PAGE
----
Whilst it isn’t as bad as some of the other chemicals listed in this guide, propylene glycol can still cause skin and eye irritation.
Switching to natural alternatives
Trying to avoid these chemicals by checking the labels on regular brand shampoos would be a thankless task, and it’s not as simple as just switching to products marked as “natural”, since there is very little regulation on using terms like this. However, the brands referenced below are all ethical producers of toiletries and cosmetics that are free of harmful chemicals.
Celebrating 20 years in business this year, Green People is a British brand that produces a range of shampoos and other products. Try the Intensive Repair shampoo, to get your hair back in shape.
Aussie brand, Jason, specialises in hair care products. Super Shine Apricot is a popular choice, for a light, healthy shine.
Faith in Nature
This Manchester-based firm has been in business for over 30 years, creating a range of natural skin care and hair care products. Their Lavender and Geranium range has won awards, and justly so.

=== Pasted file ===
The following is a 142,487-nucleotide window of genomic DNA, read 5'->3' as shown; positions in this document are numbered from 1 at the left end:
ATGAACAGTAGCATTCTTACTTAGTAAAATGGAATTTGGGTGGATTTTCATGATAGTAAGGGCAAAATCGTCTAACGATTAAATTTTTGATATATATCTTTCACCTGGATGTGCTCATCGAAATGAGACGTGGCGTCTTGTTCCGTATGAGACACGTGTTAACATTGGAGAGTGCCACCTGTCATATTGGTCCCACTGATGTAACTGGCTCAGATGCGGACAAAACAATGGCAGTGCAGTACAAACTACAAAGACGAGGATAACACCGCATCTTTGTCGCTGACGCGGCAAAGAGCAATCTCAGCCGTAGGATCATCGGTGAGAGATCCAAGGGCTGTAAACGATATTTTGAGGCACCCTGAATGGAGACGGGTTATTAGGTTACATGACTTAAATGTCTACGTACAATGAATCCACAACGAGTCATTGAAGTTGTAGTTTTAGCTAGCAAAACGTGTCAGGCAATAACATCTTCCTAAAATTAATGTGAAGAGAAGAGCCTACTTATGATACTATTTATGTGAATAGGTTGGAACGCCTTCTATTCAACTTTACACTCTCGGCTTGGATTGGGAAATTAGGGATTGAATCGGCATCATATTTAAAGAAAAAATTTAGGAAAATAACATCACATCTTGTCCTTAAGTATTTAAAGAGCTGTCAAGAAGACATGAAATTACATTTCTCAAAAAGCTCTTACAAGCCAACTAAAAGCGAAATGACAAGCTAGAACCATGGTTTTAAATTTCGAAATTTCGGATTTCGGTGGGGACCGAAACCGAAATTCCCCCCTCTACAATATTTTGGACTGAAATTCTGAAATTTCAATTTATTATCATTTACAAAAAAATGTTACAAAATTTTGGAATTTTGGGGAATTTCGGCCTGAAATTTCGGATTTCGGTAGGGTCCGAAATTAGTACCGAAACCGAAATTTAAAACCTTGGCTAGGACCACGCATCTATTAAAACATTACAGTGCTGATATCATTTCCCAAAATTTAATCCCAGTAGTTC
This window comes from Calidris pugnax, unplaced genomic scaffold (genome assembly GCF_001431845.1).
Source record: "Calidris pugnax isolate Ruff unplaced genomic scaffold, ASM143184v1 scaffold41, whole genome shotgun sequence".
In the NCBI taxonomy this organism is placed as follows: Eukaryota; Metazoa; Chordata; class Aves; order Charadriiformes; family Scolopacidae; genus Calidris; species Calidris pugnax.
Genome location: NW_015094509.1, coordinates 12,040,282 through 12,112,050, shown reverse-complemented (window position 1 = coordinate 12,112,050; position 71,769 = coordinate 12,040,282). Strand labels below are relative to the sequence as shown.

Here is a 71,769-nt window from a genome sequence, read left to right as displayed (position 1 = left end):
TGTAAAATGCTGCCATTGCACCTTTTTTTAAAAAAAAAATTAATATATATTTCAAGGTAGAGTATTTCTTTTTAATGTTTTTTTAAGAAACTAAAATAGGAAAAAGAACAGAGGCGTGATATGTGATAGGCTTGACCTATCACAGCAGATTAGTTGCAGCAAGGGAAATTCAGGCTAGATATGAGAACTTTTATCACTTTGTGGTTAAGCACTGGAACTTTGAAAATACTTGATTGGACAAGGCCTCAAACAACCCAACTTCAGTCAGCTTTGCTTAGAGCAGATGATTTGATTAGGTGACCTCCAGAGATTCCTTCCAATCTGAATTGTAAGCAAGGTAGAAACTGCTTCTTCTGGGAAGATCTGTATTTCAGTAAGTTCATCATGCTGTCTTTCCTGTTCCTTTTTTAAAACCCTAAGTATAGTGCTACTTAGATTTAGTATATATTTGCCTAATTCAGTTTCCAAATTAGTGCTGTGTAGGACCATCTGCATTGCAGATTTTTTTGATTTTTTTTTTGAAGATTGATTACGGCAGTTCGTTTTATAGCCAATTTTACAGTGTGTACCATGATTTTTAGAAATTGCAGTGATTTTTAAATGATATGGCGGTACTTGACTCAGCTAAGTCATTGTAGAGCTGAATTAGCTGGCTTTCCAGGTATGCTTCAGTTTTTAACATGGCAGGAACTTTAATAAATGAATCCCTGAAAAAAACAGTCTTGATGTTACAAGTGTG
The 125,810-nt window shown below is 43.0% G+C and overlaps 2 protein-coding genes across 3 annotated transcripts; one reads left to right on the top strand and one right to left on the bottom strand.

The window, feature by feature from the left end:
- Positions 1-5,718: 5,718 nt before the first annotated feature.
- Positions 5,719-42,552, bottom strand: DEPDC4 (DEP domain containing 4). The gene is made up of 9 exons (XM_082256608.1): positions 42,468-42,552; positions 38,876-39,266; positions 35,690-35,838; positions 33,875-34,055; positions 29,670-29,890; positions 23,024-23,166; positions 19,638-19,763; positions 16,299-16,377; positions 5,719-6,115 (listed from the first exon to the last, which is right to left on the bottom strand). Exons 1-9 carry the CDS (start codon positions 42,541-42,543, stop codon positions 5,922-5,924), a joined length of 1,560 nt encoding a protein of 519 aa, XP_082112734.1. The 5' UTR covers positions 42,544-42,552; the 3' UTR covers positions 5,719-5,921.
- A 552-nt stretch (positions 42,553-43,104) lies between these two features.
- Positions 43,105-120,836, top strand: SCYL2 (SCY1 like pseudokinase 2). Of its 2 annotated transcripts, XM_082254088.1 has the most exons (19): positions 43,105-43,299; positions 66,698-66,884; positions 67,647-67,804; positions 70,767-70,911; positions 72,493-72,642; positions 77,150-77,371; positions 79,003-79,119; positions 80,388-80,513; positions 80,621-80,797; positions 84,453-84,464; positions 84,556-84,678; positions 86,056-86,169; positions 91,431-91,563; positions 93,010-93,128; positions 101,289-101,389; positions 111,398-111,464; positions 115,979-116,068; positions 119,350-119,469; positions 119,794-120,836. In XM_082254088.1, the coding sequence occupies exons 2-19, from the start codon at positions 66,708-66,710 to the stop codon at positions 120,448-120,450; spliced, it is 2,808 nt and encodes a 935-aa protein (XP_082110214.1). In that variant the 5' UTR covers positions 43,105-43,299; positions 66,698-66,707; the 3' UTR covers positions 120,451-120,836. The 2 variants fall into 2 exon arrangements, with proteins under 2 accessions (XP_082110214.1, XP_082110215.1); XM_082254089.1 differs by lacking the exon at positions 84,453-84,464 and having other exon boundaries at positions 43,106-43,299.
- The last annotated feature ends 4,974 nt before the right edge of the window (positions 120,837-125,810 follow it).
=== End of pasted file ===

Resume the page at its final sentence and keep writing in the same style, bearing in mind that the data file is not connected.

Heavily based on natural plant extracts, Organic Surge’s products are great for problem hair, such as frizzy or dry locks.
One of the more well-known names on the list, Weleda has been making natural products for almost a century.
For dandruff or dry, itchy scalp conditions, try Avalon’s Tea Tree Scalp Treatment for a fast-acting solution.
Using Ayurvedic recipes and natural ingredients, Saach Organics has built a solid reputation for quality hair care products. Try the Hair Strengthening Shampoo and the Nourishment Conditioner, to see a real difference in your hair.
Of course, producing natural, environmentally-friendly products usually goes hand in hand with having high ethical standards. All of the brands listed above are also committed to preventing animal cruelty, and they produce products that are suitable for vegetarians. To check on a product’s cruelty-free status, visit the Leaping Bunny website, which lists all products that have been certified as cruelty-free.